“It definitely matters what order you apply your skincare products,” says Camille’s dermatologist, Elizabeth Geddes-Bruce. At Westlake Dermatology, Dr. Geddes-Bruce helps clients figure out custom skincare routines based on their particular skin type. She also takes a close look at exactly which products her clients are using. “For example, certain moisturizers have properties that can block the absorption of other active ingredients, while other moisturizers actually enhance the penetration of skincare products,” says Dr. Geddes-Bruce. “So it all depends on what specific products you’re using.”
She says that consistency is key to getting great results (although a few products, such as exfoliators or heavy moisturizers, may not be suitable for everyday use.) And depending on your skin type, you may not be able to tolerate some products on a daily (or nightly) basis, such as vitamin A creams or gels. ” This is where consulting an expert can be really valuable!” Read on for Dr. Geddes-Bruce’s expert advice on the right way to order your skincare routine.
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Let’s start with the morning routine. What products work best for the morning, and in what order?
A skin care regimen is something that is tailored specifically to you. Keeping in mind that everyone’s skin care needs are different, an ideal morning skin care regimen may look a little like the following:
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Tone: Toning is an optional next step that comes after (or in place of) cleansing the skin. Some toners are used to remove residual soap or excess oil, while others claim to balance the skin pH and moisturize. If an extra step in the mornings doesn’t sound like a chore, go ahead and give it a try. Your skin will tell you if it’s worth it.
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Prevent: Next you should apply an antioxidant such as topical vitamin C. Antioxidants often come in the form of a serum, or a very light lotion, and need to be applied before moisturizers to enhance skin uptake. Antioxidants prevent damage from oxidative stress in the world around us – things like pollution and infrared or UV radiation. That’s why it’s important that they are part of your morning routine. Don’t waste them at bedtime.
Moisturize/hydrate: This should be one of the next to last steps in your morning routine. In general, think about applying your products from thinnest to thickest. Thicker moisturizers work by creating a barrier to prevent water loss. This barrier also can prevent the penetration of key active ingredients, like those in your antioxidant. And depending on your skin type, this may be a step you skip. For example, if you are very oily and battling hormonal acne breakouts, you may only need to moisturize at bedtime.
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Protect: The last step (before make up) should be the application of your sunscreen. This is especially important if you choose a physical blocking sunscreen with mineral particles like titanium, iron or zinc. Protecting your skin from daily ultraviolet radiation exposure will not only prevent the formation of skin cancers, but will also help you age gracefully. Some sunscreens contain moisturizers, which allow you to combine the last two steps in this morning regimen.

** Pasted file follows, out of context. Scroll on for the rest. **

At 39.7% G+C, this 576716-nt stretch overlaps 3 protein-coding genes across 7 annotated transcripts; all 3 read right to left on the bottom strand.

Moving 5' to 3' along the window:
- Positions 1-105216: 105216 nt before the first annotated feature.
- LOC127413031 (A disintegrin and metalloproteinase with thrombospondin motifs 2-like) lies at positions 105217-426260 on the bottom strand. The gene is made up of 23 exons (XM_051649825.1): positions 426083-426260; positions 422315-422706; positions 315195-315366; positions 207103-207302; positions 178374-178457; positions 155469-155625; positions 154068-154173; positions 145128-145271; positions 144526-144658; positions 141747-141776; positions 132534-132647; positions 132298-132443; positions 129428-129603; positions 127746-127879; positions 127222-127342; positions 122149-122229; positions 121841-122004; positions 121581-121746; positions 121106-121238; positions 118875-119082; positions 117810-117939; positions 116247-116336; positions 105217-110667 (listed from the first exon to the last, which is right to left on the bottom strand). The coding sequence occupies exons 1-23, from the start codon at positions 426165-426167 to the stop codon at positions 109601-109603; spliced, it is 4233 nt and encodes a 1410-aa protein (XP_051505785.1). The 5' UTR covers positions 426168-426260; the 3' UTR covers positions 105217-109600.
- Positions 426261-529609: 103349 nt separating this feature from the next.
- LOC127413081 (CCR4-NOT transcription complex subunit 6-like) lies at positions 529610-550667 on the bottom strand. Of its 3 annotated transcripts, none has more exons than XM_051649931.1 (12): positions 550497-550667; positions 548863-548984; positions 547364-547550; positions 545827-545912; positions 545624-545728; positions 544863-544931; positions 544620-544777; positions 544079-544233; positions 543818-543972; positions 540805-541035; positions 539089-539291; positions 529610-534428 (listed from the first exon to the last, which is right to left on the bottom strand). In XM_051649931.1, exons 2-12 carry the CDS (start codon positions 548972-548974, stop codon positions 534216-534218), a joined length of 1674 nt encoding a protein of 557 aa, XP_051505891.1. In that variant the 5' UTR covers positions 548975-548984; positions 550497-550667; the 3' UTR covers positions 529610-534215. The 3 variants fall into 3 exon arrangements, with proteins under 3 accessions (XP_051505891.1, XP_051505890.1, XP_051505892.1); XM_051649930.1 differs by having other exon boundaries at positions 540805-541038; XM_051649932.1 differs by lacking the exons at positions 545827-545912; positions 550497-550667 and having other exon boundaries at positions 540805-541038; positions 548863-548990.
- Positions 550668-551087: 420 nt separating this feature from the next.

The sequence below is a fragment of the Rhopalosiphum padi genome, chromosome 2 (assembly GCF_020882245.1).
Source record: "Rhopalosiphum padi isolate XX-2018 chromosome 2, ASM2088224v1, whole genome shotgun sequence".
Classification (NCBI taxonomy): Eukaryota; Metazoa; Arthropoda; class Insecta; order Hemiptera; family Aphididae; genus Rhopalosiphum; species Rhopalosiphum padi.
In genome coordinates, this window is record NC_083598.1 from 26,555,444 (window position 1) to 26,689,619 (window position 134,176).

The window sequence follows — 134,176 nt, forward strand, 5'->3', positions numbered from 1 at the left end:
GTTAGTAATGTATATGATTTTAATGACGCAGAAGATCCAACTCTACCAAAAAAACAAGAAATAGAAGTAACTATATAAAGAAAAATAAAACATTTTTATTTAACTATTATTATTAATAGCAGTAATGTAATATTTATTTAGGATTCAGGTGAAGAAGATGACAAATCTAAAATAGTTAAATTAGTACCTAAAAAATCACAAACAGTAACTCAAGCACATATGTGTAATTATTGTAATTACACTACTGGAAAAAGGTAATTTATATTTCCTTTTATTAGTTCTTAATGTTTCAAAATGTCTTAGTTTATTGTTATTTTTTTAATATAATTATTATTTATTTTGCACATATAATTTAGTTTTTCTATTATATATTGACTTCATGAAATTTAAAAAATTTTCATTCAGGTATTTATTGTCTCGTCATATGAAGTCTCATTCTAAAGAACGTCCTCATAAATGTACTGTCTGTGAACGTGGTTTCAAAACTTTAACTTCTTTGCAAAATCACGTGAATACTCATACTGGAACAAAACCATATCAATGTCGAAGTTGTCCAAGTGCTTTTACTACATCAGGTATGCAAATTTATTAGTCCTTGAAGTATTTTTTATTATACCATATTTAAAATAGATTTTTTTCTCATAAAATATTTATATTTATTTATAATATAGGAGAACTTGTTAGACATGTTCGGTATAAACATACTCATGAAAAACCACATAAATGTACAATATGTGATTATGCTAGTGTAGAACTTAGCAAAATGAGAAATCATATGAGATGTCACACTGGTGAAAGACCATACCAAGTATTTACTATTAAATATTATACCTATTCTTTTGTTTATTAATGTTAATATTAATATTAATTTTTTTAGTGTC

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Does water temp matter when washing your face?
Hot water can be terribly irritating and lead to over-drying the skin, so don’t do it. And while a splash of cold water can be invigorating, it’s not ideal for cleansing or the application of your skin care products. Cleansing your face with lukewarm water is best. This goes for acne-prone skin as well.
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What about the nighttime routine? How should it be different than the morning?
An ideal nighttime skin care routine begins with the basics of cleansing, toning, and moisturizing, but then focuses on repairing damage with vitamin A products (example, retinoids), growth factors and peptides. These reparative products, in general, should be applied before your nightly moisturizer in order to optimize their absorption.
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Are there certain products that should only be applied once or twice a week? Which ones and why?
Depending on your skin type, you may only be able to tolerate applying a topical vitamin A product once or twice a week. These products are frequently irritating for individuals with normal to sensitive skin, but less irritating versions do exist and your board-certified dermatologist can help guide you on which one is best. Other products that are good to frequently use, but not necessarily on a daily basis, are exfoliators. These come in physical (think scrubs) or chemical versions. The chemical exfoliators are often more gentle and rely on different acids (alpha and beta hydroxy acids) to help loosen dead skin cells. It’s best to do your exfoliation in the morning, after (or in place of) cleansing. On those days make sure you don’t skip the moisturizer as your skin can be more sensitive.